Recurrent attacks of joint inflammation, especially the base of the big toe. Gout may also involve the foot, ankle, knee, elbow, hand, arm, or shoulder. It affects adults of both sexes but is more common in men than women, until after menopause.
FREQUENT SIGNS AND SYMPTOMS
Sudden onset of severe pain (usually at night) in the inflamed joint. This is often at the base of the big toe.
Involved joints may be hot, swollen, and very tender. Skin over the joint is red and shiny.
Fever, chills, or fatigue (sometimes).
A high level of uric acid in the blood. This may be due to increased production of uric acid or decreased elimination of uric acid by the kidneys.
RISK INCREASES WITH
Men over 60.
Family history of gout.
Excess alcohol use.
Use of certain drugs, such as diuretic drugs (water pills), high blood pressure drugs, aspirin, drugs that treat gout, and others.
High blood pressure.
Starvation or dehydration.
Eating large amounts foods that contain purines. These include anchovies, sardines, sweetbreads, kidney, liver, tongue, and large amounts of red meat, shellfish, peas, lentils, and beans.
Avoid risk factors, where possible.
The first attack may last a few days. Recurrent attacks are common, unless the uric acid level in the blood is reduced. Symptoms can be relieved with treatment.
Crippled, deformed joints.
Continued gout attacks (if untreated).
DIAGNOSIS & TREATMENT
Your health care provider will do an exam of the joints. Medical tests may include blood and urine levels of uric acid and studies of fluid removed from the joint. An X-ray or a bone scan may be done.
Goals of treatment are to control the symptoms, prevent a recurrence, and to lower uric acid levels. Treatment usually involves drugs, lifestyle changes, and, rarely, surgery.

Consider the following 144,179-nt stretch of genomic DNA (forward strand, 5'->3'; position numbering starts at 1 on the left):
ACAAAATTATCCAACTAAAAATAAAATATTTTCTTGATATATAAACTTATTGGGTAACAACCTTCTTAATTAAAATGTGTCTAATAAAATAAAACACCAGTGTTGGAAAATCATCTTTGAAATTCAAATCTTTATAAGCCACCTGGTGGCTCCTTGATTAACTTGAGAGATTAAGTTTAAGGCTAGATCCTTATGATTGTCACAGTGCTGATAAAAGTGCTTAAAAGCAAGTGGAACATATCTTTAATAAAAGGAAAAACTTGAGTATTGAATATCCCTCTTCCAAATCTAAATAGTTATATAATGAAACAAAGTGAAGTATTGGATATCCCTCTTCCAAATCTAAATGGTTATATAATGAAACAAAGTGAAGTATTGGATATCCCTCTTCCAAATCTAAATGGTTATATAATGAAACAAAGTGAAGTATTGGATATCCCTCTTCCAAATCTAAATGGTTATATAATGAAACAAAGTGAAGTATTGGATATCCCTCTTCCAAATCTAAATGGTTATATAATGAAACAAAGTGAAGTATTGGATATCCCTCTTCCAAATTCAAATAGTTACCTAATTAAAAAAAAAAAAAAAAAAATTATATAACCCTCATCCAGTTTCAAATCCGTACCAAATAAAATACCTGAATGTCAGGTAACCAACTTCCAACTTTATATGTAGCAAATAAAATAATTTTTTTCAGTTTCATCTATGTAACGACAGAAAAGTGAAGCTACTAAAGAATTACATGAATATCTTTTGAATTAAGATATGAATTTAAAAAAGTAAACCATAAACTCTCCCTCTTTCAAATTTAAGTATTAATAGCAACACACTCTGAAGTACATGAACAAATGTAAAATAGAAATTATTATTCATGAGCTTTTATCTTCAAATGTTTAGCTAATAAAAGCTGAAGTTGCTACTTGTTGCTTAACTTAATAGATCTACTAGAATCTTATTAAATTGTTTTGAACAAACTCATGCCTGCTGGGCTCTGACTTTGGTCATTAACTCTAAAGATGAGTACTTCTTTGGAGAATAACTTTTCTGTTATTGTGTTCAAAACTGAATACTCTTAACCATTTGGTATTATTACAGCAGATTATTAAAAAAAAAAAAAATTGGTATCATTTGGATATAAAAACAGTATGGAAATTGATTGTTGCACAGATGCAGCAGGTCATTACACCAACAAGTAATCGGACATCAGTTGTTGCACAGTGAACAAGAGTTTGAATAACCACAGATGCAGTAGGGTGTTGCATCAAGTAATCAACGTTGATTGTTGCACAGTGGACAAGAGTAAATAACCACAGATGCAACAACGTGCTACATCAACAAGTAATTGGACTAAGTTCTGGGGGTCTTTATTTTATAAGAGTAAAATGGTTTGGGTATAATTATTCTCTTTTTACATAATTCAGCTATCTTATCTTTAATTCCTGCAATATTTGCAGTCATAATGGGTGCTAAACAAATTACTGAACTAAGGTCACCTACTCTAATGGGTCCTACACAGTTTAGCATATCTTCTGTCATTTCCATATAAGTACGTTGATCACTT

Lifestyle changes may include diet changes and weight loss (if overweight).
Surgery is rare, but may be recommended if the disorder was untreated or treated late.
For home care: Use warm or cold compresses on painful joints. Keep the weight of bedclothes off any painful joint by making a frame that raises sheets off the feet.
Nonsteroidal, anti-inflammatory drugs to control inflammation and pain are usually prescribed.
Other drugs for an attack of gout may be prescribed.
Lifelong treatment with drugs to decrease uric acid production or to increase the kidneys' excretion of uric acid may be needed. These drugs have side effects and adverse reactions. Obtain as much information as possible regarding their use.
During an attack, rest and elevate the foot. Take care to avoid joint injury. Wear shoes that fit properly.
When able, exercise daily to improve circulation.
Limit foods that contain purines (see Risk Factors). Note: all protein foods contain purine, so no one should avoid all purines.
Drink plenty of water and other liquids daily. Fluids keep the urine diluted, which helps prevent kidney stones.
Don't drink alcoholic beverages, especially beer or red wine. They can worsen or trigger an attack.
If you are overweight, begin a medically approved weight-loss diet. Do not go on a crash diet, as rapid weight loss may bring on a gout attack.
NOTIFY OUR OFFICE IF
You or a family member has symptoms of gout.
Pain gets worse, or fever and chills occur.
New, unexplained symptoms develop. They may indicate an adverse reaction of drugs, or interactions between drugs.